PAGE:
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What is the fastest way to extract the min from each column in a matrix?


EDIT:

Moved all the benchmarks to the answer below.

Using a Tall, Short or Wide Matrix:

  ##  TEST DATA
  set.seed(1)
  matrix.inputs <- list(
        "Square Matrix"     = matrix(sample(seq(1e6), 4^2*1e4, T), ncol=400),   #  400 x  400
        "Tall Matrix"       = matrix(sample(seq(1e6), 4^2*1e4, T), nrow=4000),  # 4000 x   40
        "Wide-short Matrix" = matrix(sample(seq(1e6), 4^2*1e4, T), ncol=4000),  #   40 x 4000
        "Wide-tall Matrix"  = matrix(sample(seq(1e6), 4^2*1e5, T), ncol=4000),   #  400 x 4000
        "Tiny Sq Matrix"    = matrix(sample(seq(1e6), 4^2*1e2, T), ncol=40)     #   40 x   40
  )
share|improve this question
    
Benchmarks always get my +1. –  Roman Luštrik Dec 3 '12 at 9:49
    
I think you should post this stuff as an answer, rather than as part of your question (I'd vote for it!) –  Ben Bolker Dec 4 '12 at 21:14
    
@BenBolker, done. –  Ricardo Saporta Dec 4 '12 at 21:30

6 Answers 6

up vote 5 down vote accepted

Here is one that is faster on square and wide matrices. It uses pmin on the rows of the matrix. (If you know a faster way of splitting the matrix into its rows, please feel free to edit)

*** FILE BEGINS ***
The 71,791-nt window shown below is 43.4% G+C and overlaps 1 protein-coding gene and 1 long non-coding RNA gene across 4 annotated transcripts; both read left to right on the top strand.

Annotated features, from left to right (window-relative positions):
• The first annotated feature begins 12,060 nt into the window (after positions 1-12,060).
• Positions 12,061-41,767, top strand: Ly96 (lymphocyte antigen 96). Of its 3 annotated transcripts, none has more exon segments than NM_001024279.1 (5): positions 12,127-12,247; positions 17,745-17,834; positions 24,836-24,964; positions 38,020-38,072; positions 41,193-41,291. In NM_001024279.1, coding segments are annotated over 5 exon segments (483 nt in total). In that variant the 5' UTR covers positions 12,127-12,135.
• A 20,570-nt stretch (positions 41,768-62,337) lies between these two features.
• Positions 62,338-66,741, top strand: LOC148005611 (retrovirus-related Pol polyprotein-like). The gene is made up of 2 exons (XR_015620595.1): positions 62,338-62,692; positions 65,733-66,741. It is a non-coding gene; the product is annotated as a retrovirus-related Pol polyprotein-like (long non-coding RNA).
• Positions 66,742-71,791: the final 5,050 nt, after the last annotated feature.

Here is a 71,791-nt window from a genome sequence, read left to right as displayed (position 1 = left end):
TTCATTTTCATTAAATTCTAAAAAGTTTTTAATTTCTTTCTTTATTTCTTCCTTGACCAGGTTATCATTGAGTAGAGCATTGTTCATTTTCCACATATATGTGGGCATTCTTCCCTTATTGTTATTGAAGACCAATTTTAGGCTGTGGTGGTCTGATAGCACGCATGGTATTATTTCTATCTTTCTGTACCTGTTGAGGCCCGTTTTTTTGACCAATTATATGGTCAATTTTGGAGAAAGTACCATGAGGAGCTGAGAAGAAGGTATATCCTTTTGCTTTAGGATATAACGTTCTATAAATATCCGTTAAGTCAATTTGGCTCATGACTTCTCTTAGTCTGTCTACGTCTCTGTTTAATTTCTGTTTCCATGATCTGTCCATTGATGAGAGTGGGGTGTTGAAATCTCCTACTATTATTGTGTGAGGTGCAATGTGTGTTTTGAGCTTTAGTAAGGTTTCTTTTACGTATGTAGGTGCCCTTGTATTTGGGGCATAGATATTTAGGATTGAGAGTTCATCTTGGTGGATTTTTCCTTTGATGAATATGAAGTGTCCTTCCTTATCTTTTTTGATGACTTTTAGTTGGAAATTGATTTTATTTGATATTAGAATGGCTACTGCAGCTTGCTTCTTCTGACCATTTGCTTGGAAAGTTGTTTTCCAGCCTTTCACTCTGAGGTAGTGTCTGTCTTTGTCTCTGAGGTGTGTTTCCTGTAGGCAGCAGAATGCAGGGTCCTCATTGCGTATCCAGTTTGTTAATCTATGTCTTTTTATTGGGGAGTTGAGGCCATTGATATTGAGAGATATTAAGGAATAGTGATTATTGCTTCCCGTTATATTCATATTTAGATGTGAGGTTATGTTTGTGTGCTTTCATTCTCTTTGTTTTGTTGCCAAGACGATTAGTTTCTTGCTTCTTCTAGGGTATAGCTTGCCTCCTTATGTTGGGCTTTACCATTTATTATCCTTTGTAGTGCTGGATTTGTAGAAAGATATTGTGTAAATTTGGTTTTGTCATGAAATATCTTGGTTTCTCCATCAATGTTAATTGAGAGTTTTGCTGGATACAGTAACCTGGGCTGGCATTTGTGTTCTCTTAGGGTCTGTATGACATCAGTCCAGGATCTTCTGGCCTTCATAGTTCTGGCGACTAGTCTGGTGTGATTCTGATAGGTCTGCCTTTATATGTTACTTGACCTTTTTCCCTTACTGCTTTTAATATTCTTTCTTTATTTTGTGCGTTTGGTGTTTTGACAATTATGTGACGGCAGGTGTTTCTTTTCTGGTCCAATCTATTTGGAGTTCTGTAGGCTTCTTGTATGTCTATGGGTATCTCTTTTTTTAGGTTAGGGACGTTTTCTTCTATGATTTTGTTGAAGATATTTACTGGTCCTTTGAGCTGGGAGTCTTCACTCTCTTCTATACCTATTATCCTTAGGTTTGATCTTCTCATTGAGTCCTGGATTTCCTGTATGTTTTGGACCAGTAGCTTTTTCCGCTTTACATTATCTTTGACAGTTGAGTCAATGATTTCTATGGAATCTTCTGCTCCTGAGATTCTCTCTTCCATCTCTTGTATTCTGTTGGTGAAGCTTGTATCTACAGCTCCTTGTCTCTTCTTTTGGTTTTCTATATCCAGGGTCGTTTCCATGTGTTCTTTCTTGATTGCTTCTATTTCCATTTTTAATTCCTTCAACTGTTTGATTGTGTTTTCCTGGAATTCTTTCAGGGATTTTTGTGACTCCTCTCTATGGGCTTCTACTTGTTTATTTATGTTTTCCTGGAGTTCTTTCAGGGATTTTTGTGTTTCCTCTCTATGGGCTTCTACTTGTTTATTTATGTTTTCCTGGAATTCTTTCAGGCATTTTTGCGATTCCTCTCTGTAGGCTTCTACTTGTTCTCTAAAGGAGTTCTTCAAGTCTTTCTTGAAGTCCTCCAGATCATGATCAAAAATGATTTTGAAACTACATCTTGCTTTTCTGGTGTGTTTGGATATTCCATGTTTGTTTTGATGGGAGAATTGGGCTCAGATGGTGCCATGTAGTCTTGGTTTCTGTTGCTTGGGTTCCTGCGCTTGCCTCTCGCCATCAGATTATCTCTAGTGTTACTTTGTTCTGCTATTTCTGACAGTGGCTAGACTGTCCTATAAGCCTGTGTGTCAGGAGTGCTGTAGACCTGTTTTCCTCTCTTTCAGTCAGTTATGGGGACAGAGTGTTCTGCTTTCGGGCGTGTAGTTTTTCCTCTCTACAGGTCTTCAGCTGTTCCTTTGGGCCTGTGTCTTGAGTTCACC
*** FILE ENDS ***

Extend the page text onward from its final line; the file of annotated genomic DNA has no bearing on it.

do.call(pmin, lapply(1:nrow(mat), function(i)mat[i,]))

Using the same benchmark as @RicardoSaporta:

$`Square Matrix`
          test elapsed relative
3 pmin.on.rows   1.370    1.000
1          apl   1.455    1.062
2         cmin   2.075    1.515

$`Wide Matrix`
      test elapsed relative
3 pmin.on.rows   0.926    1.000
2         cmin   2.302    2.486
1          apl   5.058    5.462

$`Tall Matrix`
          test elapsed relative
1          apl   1.175    1.000
2         cmin   2.126    1.809
3 pmin.on.rows   5.813    4.947
share|improve this answer
1  
P.S.: I think you can even replace pmin with its 'internal' version pmin.int to get more speed out of it. –  flodel Dec 3 '12 at 12:19
    
thanks a lot! pmin is exactly the function I was originally looking for. I knew such a function had to exist, but couldnt find it. well, almost exactly -- exactly pmin with the do.call..lapply built into it ;) –  Ricardo Saporta Dec 3 '12 at 16:38

The sos package is great for answering these sorts of questions.

library("sos")
findFn("colMins")
library("matrixStats")
?colMins

http://finzi.psych.upenn.edu/R/library/matrixStats/html/rowRanges.html

Oddly enough, for the one example I tried colMins was slower. Perhaps someone can point out what's funny about my example?

set.seed(101); z <- matrix(runif(1e6),nrow=1000)
library(rbenchmark)
benchmark(colMins(z),apply(z,2,min))
##               test replications elapsed relative user.self sys.self
## 2 apply(z, 2, min)          100  14.290     1.00     7.216    7.057
## 1       colMins(z)          100  25.585     1.79    15.509    9.852
share|improve this answer
    
Two great answers in one!! Thank you Ben –  Ricardo Saporta Dec 3 '12 at 3:54
2  
... interesting. I had a matrix with 5K+ columns, but only 10 rows. When I instead tried a 5k+ rows, apply is now faster –  Ricardo Saporta Dec 3 '12 at 4:00
lapply( split(mat, rep(1:dim(mat)[1], each=dim(mat)[2])), min)